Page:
Middle-east Arab News Opinion | Asharq Al-awsat

What’s the Problem? | ASHARQ AL-AWSAT English Archive 2005 -2017
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Whilst people are preoccupied with the disputes between Hamas and Fatah, the development of the situation in Darfur, the warrant issued for the arrest of Sudanese President Omar al Bashir, the riots taking place in Yemen and the subsequent crisis in that country and the concern that is caused by Iran and Lebanon’s troubles, there are indications that a new “catastrophic” problem is occurring between Kuwait and Iraq as strong-worded statements and accusations were exchanged between members of the parliaments of the two countries. This brings back memories of the days before the Iraqi invasion of Kuwait causing painful political fear and heartache, as if the region needs any more problems. Has the Iraqi-Kuwaiti wound even healed fully only for it to be opened again?

The verbal escalation between official circles in the two countries shows that there are still some fundamental issues between the two countries that are yet to be resolved, the most important of which is perhaps the need for a clear, agreed demarcation of shared borders and settling the responsibility of joint demands. The land is ripe for stirring up trouble between the two countries. Ideological, sectarian and ethnic tensions are being incited between different parts of society, and voices are becoming louder as they warn of the threat that looms. There are open and hidden currents that are benefiting from exacerbating the situation and increasing tension and they are also seeking to back a racist and a separatist current to serve a certain ideology, sect or race.

It is true that there are “fundamental” and long-standing problems between Kuwait and Iraq, some of which have been dealt with in the wrong way. However, the new political status-quos in both Iraq and Kuwait, having taken into account regional and international developments, add even more danger to the equation.

Outbursts and exaggerated accusations between the two sides mean that confrontation and clashes are inevitable. As these baseless accusations and impossible demands continue, “anything” could happen and this will probably be painful and bloody and will open up old wounds once again. Iraq is being hit by a wave of heated currents of various political and religious sects, both old and new, and this wave will eliminate anything that gets in its way including a friendly, neighbouring country. In Kuwait on the other hand, currents there are waging on continuous changes and are seeking to exploit this wave. They are taking random shots; if they hit their target then that’ll be great, if they miss then the noise alone should serve other purposes.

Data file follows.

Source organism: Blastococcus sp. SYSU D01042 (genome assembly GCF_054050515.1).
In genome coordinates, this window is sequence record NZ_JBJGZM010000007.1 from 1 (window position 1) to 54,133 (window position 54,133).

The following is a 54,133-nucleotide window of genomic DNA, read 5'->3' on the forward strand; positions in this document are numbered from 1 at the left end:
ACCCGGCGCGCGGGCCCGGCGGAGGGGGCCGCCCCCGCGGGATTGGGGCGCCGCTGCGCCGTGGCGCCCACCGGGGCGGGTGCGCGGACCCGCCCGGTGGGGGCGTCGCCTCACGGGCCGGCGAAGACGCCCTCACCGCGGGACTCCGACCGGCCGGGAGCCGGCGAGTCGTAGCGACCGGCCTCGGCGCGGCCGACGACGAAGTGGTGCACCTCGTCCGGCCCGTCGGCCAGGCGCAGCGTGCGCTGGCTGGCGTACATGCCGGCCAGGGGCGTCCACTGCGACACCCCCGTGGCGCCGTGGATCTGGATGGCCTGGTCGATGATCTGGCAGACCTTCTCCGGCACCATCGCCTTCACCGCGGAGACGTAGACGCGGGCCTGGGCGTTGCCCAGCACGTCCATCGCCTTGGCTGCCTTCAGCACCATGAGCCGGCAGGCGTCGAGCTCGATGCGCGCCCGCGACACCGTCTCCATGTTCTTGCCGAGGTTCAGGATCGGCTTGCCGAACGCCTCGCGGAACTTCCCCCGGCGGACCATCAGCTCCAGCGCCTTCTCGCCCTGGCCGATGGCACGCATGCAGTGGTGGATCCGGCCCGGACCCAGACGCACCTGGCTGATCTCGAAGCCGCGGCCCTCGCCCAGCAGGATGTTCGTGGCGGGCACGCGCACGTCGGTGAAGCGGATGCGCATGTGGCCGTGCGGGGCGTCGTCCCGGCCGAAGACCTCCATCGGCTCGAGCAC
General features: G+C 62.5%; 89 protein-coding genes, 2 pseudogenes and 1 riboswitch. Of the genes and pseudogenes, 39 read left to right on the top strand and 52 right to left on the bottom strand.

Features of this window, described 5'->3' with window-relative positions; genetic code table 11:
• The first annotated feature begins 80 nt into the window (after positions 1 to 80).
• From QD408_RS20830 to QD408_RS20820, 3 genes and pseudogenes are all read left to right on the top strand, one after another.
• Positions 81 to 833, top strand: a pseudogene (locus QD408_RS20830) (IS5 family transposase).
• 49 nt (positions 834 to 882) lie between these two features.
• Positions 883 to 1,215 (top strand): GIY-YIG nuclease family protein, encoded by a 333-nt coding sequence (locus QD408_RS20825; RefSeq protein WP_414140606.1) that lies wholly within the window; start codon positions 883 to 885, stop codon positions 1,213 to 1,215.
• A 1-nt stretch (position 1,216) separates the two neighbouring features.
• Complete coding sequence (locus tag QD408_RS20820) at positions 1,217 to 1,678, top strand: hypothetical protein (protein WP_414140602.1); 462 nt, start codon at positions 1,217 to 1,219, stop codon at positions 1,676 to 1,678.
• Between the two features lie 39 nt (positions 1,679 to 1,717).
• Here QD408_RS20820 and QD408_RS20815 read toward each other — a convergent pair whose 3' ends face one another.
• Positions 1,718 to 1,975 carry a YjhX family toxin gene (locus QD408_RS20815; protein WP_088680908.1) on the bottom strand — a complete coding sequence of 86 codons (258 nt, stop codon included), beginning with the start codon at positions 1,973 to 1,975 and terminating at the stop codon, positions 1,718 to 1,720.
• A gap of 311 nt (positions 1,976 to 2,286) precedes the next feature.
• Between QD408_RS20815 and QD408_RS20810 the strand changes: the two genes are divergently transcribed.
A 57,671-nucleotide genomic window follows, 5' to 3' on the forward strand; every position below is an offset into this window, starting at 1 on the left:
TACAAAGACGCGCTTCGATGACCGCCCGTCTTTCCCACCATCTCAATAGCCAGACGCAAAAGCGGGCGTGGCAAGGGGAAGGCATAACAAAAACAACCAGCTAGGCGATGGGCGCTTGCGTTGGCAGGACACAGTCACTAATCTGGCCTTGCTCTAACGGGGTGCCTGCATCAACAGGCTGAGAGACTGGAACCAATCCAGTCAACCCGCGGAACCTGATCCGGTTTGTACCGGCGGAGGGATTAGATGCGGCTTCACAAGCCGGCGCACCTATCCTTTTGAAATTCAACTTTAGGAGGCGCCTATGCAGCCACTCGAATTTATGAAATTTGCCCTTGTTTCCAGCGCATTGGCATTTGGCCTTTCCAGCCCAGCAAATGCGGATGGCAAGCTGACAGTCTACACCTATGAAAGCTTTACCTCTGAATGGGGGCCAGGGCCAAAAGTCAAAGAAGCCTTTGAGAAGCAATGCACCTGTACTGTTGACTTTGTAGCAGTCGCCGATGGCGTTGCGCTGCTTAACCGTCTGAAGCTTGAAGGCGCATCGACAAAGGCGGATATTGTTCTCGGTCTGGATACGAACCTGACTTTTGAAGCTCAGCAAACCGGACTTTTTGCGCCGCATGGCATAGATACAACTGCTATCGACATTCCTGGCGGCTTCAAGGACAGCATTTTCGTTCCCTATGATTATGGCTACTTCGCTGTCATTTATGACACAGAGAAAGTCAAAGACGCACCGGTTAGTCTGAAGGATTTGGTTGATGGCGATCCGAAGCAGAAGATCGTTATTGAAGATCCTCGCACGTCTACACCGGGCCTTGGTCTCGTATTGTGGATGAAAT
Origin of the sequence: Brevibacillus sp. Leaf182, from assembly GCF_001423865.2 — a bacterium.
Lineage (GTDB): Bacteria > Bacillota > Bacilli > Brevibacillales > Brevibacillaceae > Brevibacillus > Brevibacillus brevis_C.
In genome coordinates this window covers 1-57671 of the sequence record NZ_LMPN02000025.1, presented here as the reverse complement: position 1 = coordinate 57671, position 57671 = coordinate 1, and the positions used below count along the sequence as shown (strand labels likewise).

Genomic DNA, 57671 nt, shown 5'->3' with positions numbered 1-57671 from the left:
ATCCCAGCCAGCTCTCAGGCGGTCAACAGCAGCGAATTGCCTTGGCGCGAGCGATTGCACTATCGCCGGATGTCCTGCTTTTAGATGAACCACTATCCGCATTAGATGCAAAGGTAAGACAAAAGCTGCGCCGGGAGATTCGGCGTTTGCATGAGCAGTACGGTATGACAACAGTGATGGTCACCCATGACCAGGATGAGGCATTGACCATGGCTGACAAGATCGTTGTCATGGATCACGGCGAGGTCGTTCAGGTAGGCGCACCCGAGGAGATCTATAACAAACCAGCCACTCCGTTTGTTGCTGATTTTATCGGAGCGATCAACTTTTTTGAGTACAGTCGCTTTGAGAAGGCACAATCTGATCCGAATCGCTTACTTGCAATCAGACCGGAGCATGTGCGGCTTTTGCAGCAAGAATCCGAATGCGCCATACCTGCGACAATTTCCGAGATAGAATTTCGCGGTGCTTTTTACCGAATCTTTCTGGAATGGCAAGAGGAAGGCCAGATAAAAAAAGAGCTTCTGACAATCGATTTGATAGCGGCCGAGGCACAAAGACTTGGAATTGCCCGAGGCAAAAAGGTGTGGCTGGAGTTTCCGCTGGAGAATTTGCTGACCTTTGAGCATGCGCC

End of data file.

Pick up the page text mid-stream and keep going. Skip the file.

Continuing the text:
The problem is that the Iraq-Kuwait dispute can no longer be considered a dispute between two states; human, spiritual and financial costs are still being made today and will, without doubt, continue to be paid by the forthcoming generations. It is ridiculous that the Arabs are demanding that Israel should demarcate its borders with the Arab countries and Iran should acknowledge the UAE islands and the Kingdom of Bahrain whilst they are unable to convince Iraq to fully “acknowledge” Kuwait and the borders that it shares with it.

Considering the events that took place between Iraq and Kuwait and the series of events that followed the foolish Iraqi invasion of Kuwait, and the depressing episodes that still affect many people today, it has become necessary to “criminalise” any voices that attempt to aggravate the controversial issue once again. This issue has nothing to do with freedom of expression or opinion; it is about living with security and dignity. This is much more important.